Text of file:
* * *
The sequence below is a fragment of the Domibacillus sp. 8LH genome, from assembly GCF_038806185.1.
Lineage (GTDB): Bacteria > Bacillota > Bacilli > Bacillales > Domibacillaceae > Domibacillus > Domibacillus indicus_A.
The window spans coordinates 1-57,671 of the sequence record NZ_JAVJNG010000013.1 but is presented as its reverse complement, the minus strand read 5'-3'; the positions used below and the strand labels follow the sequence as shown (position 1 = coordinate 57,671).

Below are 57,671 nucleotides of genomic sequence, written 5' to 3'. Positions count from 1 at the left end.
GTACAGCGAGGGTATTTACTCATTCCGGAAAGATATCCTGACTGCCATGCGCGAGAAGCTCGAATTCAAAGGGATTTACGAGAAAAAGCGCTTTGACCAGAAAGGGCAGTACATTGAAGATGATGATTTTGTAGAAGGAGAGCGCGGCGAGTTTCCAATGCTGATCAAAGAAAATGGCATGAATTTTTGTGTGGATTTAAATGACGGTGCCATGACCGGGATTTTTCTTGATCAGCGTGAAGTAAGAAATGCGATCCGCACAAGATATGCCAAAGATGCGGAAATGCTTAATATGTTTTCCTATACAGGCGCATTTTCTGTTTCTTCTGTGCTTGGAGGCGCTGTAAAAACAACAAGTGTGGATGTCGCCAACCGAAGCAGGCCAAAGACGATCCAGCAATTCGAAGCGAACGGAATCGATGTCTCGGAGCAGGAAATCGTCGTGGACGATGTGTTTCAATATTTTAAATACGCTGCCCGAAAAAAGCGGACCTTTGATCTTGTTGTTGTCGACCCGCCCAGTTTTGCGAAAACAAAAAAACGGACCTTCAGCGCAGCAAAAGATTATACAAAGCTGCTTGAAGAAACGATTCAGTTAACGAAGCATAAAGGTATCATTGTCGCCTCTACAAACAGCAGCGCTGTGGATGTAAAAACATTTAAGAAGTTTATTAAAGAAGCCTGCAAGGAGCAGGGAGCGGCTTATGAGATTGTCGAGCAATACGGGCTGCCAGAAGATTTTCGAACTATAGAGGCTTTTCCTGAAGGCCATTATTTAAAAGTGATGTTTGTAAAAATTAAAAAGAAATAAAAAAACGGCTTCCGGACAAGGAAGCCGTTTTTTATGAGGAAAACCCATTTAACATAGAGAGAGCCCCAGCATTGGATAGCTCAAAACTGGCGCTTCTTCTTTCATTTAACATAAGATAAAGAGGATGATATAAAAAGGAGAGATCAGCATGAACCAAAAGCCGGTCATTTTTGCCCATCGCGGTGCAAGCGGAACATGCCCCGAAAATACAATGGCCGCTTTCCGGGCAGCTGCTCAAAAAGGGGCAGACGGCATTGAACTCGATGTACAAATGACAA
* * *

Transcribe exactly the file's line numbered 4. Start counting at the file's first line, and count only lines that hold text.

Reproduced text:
Below are 57,671 nucleotides of genomic sequence, written 5' to 3'. Positions count from 1 at the left end.